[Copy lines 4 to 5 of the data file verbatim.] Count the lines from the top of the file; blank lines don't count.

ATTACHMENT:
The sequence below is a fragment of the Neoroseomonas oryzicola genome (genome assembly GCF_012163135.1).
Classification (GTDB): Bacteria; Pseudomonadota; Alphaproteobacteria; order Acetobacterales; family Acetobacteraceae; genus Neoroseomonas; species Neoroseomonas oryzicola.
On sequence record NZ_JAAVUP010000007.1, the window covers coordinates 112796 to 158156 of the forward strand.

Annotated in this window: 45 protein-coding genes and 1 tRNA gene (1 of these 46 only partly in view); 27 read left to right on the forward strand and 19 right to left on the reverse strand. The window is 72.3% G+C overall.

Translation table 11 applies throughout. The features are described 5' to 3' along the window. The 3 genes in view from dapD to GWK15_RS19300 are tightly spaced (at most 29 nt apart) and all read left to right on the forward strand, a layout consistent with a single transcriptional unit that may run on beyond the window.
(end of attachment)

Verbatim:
Annotated in this window: 45 protein-coding genes and 1 tRNA gene (1 of these 46 only partly in view); 27 read left to right on the forward strand and 19 right to left on the reverse strand. The window is 72.3% G+C overall.

Translation table 11 applies throughout. The features are described 5' to 3' along the window. The 3 genes in view from dapD to GWK15_RS19300 are tightly spaced (at most 29 nt apart) and all read left to right on the forward strand, a layout consistent with a single transcriptional unit that may run on beyond the window.